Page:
Angelica sylvestris          5   2
Anthriscus silvestris        6   2
...

Here, the function is.na will transform the danube.ell data frame into logical values - TRUE if the values is missing and FALSE if it is present. The function which search for TRUE values in the data frame, and by setting argument arr.ind = TRUE the function returns the coordinates (row x column) of each missing value.

And do you want to see how many holes your dataset has?

image (t (as.matrix (is.na (danube.ell))))

The function image draws the “heatmap” of values in matrix-like object (here it has to be matrix, which is why I transformed the danube.ell data frame into matrix by as.matrix function). And since I am interested to see only values which have some value and has missing value (NA), I also used function is.na to transform original real values into logical TRUE/FALSE values depending whether given element is missing or not. The color palette used in image function by default is heat.colors, in which low values are red and high values are yellow to almost white; here high values are TRUE, meaning missing values, which are yellow in the resulting table. I also transposed the matrix using function t, otherwise the columns would be drawn horizontally. But note that still, the drawing starts from left bottom corner, not from the left top, so the matrix visualization is upside down compare to the values in the original matrix. FIXME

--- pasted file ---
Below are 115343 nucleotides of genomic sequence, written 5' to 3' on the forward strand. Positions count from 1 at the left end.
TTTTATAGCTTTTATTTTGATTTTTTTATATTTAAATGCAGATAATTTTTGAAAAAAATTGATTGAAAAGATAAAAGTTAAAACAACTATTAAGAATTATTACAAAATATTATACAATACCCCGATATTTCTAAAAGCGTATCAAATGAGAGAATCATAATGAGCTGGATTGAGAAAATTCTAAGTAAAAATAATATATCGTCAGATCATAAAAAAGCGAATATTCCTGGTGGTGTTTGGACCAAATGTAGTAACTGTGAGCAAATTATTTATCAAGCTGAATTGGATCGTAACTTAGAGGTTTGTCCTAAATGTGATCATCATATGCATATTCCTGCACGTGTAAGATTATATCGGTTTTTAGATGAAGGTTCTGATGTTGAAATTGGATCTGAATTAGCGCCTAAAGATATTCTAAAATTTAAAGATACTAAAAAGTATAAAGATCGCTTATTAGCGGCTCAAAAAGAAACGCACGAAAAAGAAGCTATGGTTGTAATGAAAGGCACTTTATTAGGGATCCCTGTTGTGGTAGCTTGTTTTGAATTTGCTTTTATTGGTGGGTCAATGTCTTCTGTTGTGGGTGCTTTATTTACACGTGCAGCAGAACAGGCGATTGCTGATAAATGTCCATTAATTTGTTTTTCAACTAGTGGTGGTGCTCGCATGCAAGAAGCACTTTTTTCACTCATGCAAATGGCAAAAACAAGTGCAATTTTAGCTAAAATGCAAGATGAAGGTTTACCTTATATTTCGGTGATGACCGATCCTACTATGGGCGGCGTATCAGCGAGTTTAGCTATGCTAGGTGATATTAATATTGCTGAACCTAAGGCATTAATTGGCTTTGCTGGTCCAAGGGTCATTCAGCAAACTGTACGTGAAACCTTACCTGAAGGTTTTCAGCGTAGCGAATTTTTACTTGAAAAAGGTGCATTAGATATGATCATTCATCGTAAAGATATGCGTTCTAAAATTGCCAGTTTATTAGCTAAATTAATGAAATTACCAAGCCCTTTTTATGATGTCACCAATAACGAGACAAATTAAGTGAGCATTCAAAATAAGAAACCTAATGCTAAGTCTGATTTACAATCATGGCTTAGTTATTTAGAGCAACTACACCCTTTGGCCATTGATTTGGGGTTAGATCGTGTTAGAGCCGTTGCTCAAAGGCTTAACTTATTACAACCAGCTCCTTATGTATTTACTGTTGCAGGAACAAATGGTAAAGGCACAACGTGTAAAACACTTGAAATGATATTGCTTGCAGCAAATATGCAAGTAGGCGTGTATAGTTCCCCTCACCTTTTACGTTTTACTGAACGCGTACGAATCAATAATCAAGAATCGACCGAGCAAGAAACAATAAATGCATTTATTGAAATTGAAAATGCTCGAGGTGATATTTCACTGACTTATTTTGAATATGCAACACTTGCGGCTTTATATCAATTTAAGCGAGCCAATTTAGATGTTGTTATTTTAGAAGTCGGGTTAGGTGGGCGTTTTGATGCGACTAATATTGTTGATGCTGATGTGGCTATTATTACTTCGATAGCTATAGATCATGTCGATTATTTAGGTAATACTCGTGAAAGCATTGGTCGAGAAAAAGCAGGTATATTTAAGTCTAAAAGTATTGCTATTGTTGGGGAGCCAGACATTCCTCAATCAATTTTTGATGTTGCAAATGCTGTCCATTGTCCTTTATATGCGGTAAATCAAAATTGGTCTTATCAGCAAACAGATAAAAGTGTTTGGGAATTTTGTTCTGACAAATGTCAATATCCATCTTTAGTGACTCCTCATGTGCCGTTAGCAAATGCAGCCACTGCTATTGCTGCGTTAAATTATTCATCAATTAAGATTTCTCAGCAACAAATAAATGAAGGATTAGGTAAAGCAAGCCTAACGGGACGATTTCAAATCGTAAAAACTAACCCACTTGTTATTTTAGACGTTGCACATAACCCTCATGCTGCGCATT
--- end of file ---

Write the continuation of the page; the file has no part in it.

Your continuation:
Data transformation

Pro transformaci dat postačí základní eRkové funkce. Řekněme, že proměnná veg.data obsahuje matici vzorky x druhy, přičemž abundance druhů je vyjádřená v procentech (rozmezí 0-100%).

Odmocninová transformace

veg.data.transf <- sqrt (veg.data)

Logaritmická transformace

veg.data.transf <- log1p (veg.data)

je funkce, která vypočte přirozený logaritmu z algoritmu po přičtení jedničky (kvůli nule). Stejný výsledek dostaneme takto:

veg.data.transf <- log (veg.data + 1)

Standardizace

Standardizace, na rozdíl od transformace, znamená že měníme jednotlivé hodnoty matice relativně vůči jiným hodnotám; pokud například standardizuji matici po sloupcích, pak pro každý sloupec vypočtu hodnotu nějaké statistiky (např. součet) a tou podělím hodnoty jednotlivých buněk sloupce.

Celá řada standardizačních metod je obsažena ve funkci decostand, která je součástí knihovny vegan.

Standardizace na jednotný rozsah (ranging)

Upraví hodnoty v jednotlivých sloupcích na rozsah 0 až 1:

veg.data.stand <- decostand (veg.data, method = 'range')

O tom, jak výsledek vypadá, se můžeme přesvědčit třeba funkcí:

apply (veg.data.stand, MARGIN = 2, FUN = range)

která by měla vrátit sérii nul a jedniček pro jednotlivé sloupce.

Standardizace sensu stricto

Za standardizaci v úzkém slova smyslu se považuje standardizace na průměr hodnot nula a jednotkovou varianci:

veg.data.stand <- decostand (veg.data, method = 'standardize')
1)
e.g. if I didn't measure pH in some samples because the pH meter got broken, I should not replace these values by 0
en/data_preparation.txt · Last modified: 2017/02/17 09:29 by David Zelený